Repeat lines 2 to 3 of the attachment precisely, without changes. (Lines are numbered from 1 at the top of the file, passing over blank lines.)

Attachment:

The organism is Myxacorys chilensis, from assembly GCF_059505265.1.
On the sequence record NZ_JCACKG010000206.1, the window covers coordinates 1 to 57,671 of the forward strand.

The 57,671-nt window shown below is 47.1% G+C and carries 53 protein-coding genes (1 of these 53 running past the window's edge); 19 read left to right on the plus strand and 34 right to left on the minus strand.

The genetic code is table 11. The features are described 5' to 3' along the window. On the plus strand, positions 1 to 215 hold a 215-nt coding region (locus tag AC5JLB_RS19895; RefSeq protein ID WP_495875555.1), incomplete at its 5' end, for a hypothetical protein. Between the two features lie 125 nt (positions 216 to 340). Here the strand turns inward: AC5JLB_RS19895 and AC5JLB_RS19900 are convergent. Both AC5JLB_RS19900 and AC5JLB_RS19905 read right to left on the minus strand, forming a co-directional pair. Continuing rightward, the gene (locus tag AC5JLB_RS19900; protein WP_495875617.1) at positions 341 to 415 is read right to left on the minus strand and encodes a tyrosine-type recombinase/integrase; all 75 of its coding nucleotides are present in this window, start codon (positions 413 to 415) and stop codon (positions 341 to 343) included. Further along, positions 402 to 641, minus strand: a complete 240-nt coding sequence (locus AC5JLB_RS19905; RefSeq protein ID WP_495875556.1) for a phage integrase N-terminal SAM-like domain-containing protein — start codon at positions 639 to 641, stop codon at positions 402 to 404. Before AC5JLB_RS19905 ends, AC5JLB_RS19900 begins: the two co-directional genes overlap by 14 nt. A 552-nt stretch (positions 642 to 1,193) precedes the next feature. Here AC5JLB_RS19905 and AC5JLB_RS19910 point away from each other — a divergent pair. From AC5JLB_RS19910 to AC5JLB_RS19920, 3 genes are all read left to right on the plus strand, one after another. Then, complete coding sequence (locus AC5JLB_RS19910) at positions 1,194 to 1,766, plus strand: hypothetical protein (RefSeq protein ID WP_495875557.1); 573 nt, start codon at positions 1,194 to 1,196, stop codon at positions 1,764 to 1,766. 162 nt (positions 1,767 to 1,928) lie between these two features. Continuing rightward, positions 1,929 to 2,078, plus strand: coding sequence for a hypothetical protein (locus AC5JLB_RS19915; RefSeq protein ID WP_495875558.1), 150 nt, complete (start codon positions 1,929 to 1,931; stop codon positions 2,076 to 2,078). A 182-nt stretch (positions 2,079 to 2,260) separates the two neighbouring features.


On the sequence record NZ_JCACKG010000206.1, the window covers coordinates 1 to 57,671 of the forward strand.

The 57,671-nt window shown below is 47.1% G+C and carries 53 protein-coding genes (1 of these 53 running past the window's edge); 19 read left to right on the plus strand and 34 right to left on the minus strand.